Welp, it’s my last day of work here at Backyard Brains! It’s been a fun 11 weeks with my fellow interns, but all things must end. Last week we wrapped up all the TED filming for our mini series episodes. I had a great time, and I’m really looking forward to seeing the final result.
The dragonfly project ended in a good place; we have a good amount of data from the final setup and succeeded in developing a replicable, recoverable prep. I take a dragonfly that has been in the fridge for a few hours and carefully restrain its wings back with a “helping hands” clamp covered in cloth. This prevents damage to the wings. Then I wrap the dragonfly with a cloth, leaving only its head exposed; this is so the dragonfly doesn’t move and pull out the electrode wires during recording. The cloth is taped and pinned into the clamp’s cloth to hold it in place. Then, I still use silly putty to place and hold the electrode’s stick in place so the wires don’t come out when I prepare the recording electrodes and move the Dragonfly later.We modified one of the Backyard Brains Micromanipulator electrodes so that instead of a grounding pin, we use a reference electrode. Then, onto the dragonfly, I place the two electrode wires on either side of a single, exposed ventral nerve cord.I also made a few new stimuli, all on generic size paper. One had a fake plastic fly glued to the middle, and the other four I drew various sizes of dots in the center: 3mm, 7mm, 2.3cm, and 9cm in diameter.
I waved these papers by hand left and right, up and down, and even switched them out in the same recording to compare size preferences, not just direction. Besides just seeing a reaction, I’m interested in seeing the directionality of response.
This indicates that there are certain neurons within the dragonfly’s nervous system, like the target-selective descending neurons (TSDNs), that help the dragonfly differentiate, in an almost mechanical way, what direction a target is moving. This has the advantage of removing some “post processing” of the information, allowing the dragonfly to react quicker and hunt its prey more efficiently. I had success in seeing this kind of evoked response in my trials, which was a great success for the project.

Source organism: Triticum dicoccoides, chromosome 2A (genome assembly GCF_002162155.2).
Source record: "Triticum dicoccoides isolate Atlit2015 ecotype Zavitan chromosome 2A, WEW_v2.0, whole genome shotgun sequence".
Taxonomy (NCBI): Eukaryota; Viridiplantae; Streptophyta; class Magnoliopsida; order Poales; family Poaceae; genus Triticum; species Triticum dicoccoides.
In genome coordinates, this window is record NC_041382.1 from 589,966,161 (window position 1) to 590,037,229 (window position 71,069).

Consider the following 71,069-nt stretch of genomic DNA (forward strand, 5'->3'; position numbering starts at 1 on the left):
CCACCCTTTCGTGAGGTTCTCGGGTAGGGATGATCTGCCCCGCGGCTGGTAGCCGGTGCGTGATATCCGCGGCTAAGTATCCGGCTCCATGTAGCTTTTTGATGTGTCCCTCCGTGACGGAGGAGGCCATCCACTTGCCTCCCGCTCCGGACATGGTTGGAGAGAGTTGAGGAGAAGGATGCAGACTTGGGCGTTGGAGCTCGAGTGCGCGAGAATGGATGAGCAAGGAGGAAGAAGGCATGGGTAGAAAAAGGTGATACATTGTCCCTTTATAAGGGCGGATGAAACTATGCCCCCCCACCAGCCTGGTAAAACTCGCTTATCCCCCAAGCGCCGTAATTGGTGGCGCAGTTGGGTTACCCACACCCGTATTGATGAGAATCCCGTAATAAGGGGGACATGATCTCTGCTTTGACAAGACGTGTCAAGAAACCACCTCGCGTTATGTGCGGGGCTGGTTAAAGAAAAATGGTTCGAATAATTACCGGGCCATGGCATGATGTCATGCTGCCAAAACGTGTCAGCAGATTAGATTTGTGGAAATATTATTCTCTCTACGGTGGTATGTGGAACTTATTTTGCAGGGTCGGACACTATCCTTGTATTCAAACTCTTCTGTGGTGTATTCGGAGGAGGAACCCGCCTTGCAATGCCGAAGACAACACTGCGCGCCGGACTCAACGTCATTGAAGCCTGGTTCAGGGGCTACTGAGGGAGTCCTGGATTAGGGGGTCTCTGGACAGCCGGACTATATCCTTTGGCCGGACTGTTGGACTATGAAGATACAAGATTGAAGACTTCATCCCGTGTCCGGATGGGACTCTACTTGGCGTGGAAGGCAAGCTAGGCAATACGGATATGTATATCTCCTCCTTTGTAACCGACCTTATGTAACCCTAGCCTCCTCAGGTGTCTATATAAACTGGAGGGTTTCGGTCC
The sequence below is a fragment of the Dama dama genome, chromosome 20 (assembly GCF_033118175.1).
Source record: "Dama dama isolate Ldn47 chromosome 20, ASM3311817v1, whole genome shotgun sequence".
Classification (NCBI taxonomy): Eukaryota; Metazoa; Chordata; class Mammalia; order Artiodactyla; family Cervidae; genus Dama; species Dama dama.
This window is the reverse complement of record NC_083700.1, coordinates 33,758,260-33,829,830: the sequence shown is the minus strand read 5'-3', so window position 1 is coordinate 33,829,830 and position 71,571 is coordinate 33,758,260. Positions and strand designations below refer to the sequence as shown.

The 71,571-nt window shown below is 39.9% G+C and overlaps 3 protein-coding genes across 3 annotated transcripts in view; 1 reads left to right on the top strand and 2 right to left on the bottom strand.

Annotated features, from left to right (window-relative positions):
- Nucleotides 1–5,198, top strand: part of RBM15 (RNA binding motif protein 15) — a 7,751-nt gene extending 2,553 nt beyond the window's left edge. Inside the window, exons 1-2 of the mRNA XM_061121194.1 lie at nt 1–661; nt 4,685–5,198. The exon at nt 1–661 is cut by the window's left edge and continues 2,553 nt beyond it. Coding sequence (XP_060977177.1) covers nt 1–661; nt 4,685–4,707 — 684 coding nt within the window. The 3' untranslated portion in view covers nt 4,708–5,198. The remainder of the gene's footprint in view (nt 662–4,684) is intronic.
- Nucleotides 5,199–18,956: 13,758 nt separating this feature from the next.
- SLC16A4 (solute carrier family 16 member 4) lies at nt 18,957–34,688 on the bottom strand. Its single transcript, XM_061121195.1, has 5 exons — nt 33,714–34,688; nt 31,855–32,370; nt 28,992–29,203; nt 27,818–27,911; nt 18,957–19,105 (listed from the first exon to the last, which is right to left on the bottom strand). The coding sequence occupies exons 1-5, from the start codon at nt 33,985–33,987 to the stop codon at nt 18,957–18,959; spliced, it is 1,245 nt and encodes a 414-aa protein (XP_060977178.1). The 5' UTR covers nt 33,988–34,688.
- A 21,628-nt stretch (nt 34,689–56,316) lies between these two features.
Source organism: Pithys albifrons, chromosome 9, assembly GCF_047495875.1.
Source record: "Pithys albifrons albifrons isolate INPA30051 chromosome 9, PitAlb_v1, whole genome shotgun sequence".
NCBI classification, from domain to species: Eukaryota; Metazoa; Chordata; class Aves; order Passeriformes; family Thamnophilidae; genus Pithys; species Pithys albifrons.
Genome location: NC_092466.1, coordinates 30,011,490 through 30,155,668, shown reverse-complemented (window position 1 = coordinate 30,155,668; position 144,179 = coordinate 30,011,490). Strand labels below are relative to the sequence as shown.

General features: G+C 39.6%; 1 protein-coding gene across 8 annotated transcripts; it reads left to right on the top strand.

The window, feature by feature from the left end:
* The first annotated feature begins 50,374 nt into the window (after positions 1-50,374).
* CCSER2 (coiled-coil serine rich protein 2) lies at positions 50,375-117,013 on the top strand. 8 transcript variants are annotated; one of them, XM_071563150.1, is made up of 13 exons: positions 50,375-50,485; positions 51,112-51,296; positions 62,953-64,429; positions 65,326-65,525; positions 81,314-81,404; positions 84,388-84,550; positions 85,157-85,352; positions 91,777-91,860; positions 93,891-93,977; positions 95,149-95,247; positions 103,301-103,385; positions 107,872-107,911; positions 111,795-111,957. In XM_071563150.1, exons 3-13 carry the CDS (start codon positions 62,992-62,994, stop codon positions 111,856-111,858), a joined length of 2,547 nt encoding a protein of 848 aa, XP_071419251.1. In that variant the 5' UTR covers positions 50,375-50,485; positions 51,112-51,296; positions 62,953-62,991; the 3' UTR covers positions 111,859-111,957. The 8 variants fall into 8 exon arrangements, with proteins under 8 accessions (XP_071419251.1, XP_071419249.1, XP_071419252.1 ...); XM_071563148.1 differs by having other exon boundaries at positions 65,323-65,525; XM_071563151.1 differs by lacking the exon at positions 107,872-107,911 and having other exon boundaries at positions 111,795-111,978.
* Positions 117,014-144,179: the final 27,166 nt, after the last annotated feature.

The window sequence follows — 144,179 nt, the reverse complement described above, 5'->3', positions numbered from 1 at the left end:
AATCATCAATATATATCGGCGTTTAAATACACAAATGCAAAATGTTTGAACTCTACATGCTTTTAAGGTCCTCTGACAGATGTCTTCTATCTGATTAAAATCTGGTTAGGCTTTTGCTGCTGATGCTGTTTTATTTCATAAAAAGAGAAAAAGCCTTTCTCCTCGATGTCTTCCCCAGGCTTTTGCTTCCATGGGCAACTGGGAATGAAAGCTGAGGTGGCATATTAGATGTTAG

As you can see in the results above, as I improved my prep and experimented with new electrodes, I began to see better results. By the end, I was seeing responses in most of my preps. I began to observe a directional bias more frequently and began seeing more evidence of a size discriminate response. By the time we presented our projects via a poster presentation on August 2nd, I had totaled my data into success rates of getting certain kinds of signals using this final prep I developed, giving students who repeat this experiment an idea of how difficult or easy it will be to see different responses.
Further, we are hoping to publish these results, but in order to do so, the stimuli cannot be moved by hand; the human error of timing the event markers in Spike Recorder with the movement of the stimulus is not accurate or consistent enough for a peer-reviewed journal. We built a servo-motor rig that moves the paper back and forth while simultaneously sending the event markers to the software. The rig has a lot of problems, and I ran out of time to work on it, so if my project is continued next summer, the rig should be the focus to really iron out the automation and precision of stimulus delivery.
That’s all from me! Thanks for reading. Dragonfly girl, signing off.